Retailers, consumers and prices
Check out Barnes & Noble’s victory at its annual meeting.
Shareholders of the U.S. bookseller had to choose between dissident investor Ron Burkle and Chairman Len Riggio as a bitter proxy battle between the chain’s top two stakeholders came to a head.
And the winner of the “gunfight” was Barnes & Noble, whose slate of directors won election.
Burkle, whose Yucaipa Cos owns 18.8 percent of Barnes & Noble shares, had been on a slate of three nominees seeking seats on the board, including the one held by Riggio, the man who built the chain into the largest U.S. specialty bookseller and the company’s largest shareholder with a 28.2 percent stake. Three of the nine board seats were up for a vote.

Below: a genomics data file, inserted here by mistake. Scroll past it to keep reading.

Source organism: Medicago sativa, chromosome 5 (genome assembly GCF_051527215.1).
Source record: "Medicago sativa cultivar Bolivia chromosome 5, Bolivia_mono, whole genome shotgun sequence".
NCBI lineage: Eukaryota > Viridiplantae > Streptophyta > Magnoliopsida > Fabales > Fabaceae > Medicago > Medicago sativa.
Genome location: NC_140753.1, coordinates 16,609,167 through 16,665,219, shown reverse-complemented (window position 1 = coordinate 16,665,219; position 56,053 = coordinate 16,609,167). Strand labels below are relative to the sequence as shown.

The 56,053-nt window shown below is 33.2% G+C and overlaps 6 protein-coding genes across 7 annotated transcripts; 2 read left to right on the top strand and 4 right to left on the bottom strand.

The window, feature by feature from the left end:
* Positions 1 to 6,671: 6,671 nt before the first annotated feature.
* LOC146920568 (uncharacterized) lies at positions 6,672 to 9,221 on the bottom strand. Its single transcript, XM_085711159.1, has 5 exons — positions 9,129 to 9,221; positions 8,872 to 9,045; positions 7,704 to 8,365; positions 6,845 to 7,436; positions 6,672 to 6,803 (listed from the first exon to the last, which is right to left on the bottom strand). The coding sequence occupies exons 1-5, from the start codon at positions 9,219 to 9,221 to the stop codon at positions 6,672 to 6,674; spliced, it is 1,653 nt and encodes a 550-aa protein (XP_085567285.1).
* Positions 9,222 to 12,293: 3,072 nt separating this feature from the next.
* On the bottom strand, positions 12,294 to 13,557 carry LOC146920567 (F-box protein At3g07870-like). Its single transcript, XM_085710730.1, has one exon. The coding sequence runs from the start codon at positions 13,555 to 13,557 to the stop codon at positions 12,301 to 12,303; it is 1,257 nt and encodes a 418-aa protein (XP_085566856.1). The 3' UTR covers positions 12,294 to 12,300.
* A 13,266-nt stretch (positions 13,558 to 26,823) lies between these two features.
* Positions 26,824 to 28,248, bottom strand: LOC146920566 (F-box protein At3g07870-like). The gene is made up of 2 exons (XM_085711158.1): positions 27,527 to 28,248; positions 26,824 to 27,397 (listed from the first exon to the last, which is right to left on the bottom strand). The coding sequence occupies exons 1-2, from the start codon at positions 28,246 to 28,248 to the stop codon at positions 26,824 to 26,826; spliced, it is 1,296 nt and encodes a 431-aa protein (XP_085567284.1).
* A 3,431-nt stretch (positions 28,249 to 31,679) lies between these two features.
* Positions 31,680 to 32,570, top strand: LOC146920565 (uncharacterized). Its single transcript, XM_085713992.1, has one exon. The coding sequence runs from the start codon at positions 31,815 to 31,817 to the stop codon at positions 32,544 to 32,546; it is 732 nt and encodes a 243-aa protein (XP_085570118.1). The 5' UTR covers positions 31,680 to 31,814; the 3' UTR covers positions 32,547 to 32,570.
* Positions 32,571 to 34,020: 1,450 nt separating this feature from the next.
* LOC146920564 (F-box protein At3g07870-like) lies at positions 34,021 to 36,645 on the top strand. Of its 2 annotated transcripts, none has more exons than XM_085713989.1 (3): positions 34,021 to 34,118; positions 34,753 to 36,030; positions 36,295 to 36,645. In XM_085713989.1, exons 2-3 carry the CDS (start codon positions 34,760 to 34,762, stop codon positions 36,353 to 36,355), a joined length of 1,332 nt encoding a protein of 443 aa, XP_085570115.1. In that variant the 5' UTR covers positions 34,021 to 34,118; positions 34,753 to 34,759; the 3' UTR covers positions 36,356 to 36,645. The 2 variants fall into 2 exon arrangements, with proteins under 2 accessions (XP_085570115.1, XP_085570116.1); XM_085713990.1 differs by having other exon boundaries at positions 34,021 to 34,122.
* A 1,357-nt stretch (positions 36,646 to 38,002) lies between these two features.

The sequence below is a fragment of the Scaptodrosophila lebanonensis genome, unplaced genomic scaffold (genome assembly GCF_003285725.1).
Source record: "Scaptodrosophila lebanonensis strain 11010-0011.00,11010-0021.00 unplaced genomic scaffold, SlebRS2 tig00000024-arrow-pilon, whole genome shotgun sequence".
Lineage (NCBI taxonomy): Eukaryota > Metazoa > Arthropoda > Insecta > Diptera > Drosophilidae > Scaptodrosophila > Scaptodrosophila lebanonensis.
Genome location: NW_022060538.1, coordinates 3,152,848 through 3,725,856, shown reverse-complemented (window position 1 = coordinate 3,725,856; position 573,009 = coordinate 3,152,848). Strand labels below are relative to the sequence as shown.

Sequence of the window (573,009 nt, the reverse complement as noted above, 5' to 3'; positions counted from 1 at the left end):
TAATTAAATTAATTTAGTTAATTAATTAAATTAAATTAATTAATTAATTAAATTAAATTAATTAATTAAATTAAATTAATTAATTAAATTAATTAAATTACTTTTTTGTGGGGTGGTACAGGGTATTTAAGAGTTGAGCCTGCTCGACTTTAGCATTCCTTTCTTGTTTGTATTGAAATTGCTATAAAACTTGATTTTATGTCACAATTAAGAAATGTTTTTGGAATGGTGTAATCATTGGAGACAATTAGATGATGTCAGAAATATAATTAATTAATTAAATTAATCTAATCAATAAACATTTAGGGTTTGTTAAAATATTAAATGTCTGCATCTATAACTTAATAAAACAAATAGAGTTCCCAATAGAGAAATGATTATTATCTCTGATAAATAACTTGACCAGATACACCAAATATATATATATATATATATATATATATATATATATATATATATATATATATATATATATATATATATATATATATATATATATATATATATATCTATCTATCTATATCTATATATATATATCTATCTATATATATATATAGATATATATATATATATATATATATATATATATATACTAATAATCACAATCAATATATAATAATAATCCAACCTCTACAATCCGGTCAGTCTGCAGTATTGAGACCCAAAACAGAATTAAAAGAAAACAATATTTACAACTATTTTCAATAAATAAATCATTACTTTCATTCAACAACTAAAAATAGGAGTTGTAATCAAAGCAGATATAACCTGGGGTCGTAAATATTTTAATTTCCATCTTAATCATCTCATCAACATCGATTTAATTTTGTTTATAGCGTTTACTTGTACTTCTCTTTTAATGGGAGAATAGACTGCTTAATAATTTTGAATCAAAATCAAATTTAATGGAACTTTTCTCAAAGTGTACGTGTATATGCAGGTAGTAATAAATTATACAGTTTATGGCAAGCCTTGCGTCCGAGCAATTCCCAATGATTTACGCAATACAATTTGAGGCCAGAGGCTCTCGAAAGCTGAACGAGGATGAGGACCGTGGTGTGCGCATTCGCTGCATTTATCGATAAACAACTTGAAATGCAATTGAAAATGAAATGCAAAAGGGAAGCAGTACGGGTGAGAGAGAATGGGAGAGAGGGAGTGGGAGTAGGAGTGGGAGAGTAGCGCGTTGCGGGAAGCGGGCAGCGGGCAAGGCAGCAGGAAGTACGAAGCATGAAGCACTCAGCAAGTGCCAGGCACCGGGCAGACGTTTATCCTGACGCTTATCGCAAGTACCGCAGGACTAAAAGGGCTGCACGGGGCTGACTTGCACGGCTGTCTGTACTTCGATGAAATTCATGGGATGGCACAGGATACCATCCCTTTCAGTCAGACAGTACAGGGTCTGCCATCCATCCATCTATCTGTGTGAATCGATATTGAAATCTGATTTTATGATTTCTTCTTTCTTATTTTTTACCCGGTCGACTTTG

Burkle also asked shareholders to modify an anti-takeover “poison pill” that Barnes & Noble put into place last year after Burkle doubled his stake. Burkle had accused Riggio of running the company for his personal benefit and leaving it saddled with debt and ill-prepared for the shift to electronic books.
Check out the power plays going on in the consumer world.
Walgreen said it will buy Duane Reed for $618 million in cash, catapulting the largest U.S. drugstore operator into the top spot in the New York City area. The deal price also includes the assumption of $457 million in debt.
Duane Reed is owned by private equity firm Oak Hill Capital Partners and operates 257 drugstores in the New York metropolitan area. Duane Reade will continue to operate under its brand name, and Walgreen expects to retain the employees at its stores, pharmacies and distribution centers.